I do not want to say too much about the population decline in this country and the birth rate, but there is concern that the birth rate is a mere 1.66 per woman, which is below that of our European partners. The arguments about the need for future citizens in this country, and about having a young population and work force, loom large in political circles. I shall argue that national initiatives are urgently needed to prevent infertility in men and women, and for fertility protection.

Geeta Nargund and her team called a conference just before Christmas, on 15 and 16 December, at which I spoke. It was held at the Royal College of Obstetricians and Gynaecologists, and was called the First World Congress on Natural Cycle/Minimal Stimulation IVF. Without being too much of a clever dick, I shall keep technical words out of this and explain simply what the conference was all about and how we learned from other countries what they are doing.

The conference was hosted in London by Geeta and others, and some 55 countries were represented. During the two days of the conference, we examined the new research that is going on in IVF and discussed the best way forward for a new regime in the management of IVF. A new society—the International Society of Minimally Assisted Reproduction—was also set up, which will take forward, on a global level, IVF issues such as how to make IVF safer for women and children and affordable to all. IVF is expensive for many, but the new research shows that it is possible to do many more IVF cycles on the NHS than was previously possible.

There are simple treatments for infertility other than IVF. I shall not go into this in detail, but intra-uterine
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insemination, for example, is still relevant in many cases. We need to ensure that IVF is simple, safer, affordable and successful. We have heard from the hon. Lady about ovarian suppression and stimulation, which were introduced 20 years ago. That process involves blocking ovulation so that more eggs are produced. There are then more embryos for transfer after they have been impregnated with sperm.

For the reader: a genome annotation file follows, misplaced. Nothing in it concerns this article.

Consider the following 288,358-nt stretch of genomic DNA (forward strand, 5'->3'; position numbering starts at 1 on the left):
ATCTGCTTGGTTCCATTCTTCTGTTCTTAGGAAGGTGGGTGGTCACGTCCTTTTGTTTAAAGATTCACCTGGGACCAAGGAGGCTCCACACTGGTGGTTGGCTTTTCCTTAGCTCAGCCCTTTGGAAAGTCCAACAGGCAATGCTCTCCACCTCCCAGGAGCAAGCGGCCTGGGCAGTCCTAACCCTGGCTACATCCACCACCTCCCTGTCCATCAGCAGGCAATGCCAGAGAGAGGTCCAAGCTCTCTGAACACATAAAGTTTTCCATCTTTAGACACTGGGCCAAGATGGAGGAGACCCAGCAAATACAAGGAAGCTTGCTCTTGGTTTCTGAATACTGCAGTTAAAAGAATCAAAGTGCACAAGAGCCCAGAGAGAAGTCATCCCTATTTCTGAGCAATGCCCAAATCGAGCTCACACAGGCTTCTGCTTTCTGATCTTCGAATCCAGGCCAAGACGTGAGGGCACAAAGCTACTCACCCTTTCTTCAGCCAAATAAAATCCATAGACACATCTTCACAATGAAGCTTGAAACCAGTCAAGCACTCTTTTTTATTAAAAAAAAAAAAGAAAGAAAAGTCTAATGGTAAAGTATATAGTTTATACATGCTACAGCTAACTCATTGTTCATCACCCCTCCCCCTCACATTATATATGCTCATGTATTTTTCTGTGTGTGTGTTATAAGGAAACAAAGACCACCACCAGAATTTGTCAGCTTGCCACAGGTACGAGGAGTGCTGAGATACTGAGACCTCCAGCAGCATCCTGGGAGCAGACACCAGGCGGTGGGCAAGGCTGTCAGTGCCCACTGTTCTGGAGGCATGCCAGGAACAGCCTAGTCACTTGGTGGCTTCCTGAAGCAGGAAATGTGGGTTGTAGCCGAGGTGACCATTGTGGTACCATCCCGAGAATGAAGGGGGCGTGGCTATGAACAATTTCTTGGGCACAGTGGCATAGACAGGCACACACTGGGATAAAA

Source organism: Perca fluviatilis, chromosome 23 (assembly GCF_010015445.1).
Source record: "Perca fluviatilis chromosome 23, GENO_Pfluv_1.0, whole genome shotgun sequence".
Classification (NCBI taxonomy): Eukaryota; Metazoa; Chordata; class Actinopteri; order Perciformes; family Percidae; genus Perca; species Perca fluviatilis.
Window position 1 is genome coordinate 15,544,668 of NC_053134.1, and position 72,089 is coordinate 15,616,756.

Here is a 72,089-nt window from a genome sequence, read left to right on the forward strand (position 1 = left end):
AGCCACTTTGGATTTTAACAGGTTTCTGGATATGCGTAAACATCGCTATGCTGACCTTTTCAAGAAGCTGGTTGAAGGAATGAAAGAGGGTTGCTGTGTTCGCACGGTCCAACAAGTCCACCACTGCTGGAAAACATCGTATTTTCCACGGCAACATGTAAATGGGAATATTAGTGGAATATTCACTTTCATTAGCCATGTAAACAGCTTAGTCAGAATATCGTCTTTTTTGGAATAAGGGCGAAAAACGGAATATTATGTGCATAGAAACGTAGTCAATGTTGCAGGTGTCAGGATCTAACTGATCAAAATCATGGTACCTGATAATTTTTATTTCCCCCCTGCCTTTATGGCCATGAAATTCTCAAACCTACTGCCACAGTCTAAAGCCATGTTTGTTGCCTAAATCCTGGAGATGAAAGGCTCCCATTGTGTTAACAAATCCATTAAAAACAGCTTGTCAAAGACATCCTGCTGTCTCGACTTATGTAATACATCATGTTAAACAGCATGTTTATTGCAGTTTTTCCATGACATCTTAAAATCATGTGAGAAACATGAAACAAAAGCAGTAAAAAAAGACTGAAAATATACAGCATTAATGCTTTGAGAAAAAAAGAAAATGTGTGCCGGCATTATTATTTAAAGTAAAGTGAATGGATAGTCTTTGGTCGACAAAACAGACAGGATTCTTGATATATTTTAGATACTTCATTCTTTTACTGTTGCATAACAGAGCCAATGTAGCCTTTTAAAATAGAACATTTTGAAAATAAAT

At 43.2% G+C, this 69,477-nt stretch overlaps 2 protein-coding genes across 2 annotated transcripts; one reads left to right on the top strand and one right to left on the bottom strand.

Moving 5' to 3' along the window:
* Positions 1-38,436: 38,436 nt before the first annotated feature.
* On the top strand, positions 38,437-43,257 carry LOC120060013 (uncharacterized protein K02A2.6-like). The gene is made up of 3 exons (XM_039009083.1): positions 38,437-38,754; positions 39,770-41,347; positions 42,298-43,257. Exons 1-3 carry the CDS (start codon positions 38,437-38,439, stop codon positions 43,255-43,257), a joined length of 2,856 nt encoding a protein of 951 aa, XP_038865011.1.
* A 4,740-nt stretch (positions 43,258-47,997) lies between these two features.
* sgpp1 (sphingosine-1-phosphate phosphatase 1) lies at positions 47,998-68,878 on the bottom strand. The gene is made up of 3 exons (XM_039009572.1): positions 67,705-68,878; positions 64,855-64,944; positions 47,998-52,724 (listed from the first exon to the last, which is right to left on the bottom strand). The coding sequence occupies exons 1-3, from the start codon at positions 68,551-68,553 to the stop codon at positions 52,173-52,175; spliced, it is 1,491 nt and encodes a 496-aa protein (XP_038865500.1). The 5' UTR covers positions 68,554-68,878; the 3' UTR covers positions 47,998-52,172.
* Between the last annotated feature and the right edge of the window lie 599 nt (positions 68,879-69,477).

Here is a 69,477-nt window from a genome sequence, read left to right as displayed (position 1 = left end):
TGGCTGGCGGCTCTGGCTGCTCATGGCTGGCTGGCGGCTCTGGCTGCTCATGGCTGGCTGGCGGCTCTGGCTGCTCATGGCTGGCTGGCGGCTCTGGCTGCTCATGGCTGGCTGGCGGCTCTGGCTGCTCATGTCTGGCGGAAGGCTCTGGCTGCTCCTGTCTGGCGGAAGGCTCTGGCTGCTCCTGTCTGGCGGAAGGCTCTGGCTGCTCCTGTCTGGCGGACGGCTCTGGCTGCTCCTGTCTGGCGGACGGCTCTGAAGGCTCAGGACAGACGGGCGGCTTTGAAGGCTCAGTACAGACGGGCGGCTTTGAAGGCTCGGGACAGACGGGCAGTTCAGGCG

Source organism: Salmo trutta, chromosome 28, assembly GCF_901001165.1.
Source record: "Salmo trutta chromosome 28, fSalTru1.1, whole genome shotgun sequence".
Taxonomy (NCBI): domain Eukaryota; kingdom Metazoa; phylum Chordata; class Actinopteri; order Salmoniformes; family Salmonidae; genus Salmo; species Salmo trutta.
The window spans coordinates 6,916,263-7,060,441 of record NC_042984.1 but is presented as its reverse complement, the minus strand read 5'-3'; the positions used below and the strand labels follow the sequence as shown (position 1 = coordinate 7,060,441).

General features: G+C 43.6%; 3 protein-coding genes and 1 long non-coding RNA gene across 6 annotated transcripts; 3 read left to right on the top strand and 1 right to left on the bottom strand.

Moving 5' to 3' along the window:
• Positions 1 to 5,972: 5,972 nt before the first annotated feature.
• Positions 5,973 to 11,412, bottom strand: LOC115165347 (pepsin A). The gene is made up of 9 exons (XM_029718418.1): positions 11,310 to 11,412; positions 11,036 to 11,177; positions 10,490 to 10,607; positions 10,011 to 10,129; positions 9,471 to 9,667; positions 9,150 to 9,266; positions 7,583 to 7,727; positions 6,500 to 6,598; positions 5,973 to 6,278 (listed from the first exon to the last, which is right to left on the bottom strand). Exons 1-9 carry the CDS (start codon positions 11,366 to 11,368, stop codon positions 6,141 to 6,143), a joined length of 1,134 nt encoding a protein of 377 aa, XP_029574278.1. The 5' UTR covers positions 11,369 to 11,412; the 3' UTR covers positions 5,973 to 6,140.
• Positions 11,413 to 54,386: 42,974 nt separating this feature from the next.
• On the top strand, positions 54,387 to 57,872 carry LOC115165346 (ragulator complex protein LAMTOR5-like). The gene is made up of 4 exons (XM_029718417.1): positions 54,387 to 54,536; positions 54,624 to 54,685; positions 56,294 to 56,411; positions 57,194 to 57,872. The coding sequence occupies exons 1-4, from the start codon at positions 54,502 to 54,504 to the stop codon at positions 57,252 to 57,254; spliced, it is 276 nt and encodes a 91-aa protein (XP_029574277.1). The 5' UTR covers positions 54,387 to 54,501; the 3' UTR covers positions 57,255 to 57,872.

We have heard that single embryo transfer is on the agenda again to reduce multiple pregnancies. IVF babies are more likely to have a low birth weight and be premature even when they are singleton babies, so it does not help matters to have twins or triplets, which have an increased risk of having cerebral palsy. It is therefore important to reduce multiple births. The technology that I shall explain simply will enable that to happen. It stems from the interaction at the conference between different countries.

When women are given treatment to produce more eggs, they are often given hormones. The question is whether we are over-treating them with—let me use a few serious words—gonadotrophins and luteinising hormones. Those names will be familiar to some people in the Chamber. Are we overdosing people with those hormones either at that stage or when we fertilise in vitro? It was clear from the conference that experiments that have been conducted around the world show that we are overdoing it. What is the evidence? There is evidence that when there is hormonal stimulation, the early embryos—we can take samples and look at them—sustain chromosomal damage much more frequently than those produced without hormones. Some countries now say that we should minimise the use of hormones, or not use them at all.

In medicine, people get into habits because things have always been done in a certain way, so they think, “Why change it?” There is no doubt that there can be abnormal effects from overdosing with hormones. A lot of work is being done in that area.

Sandra Gidley: I have been in quite close contact with a number of women who have experienced hormone treatment. The effects on women’s lives are horrendous, but they go through the treatment because they are so desperate to have a baby. If, as the hon. Gentleman believes, those women could improve their fertility by some other means, I am sure that that news will be very welcome. For some of them, things have almost got to the stage of breaking up the marriage.

Dr. Gibson: It is true that women can be given minimal stimulation doses. I do not want to go into details about hormone dosages—just a little is needed, or none at all—but there are ways of carrying out the process without using the traditional technique that has been used for years. That knowledge is a result of the conference that was hosted in Britain.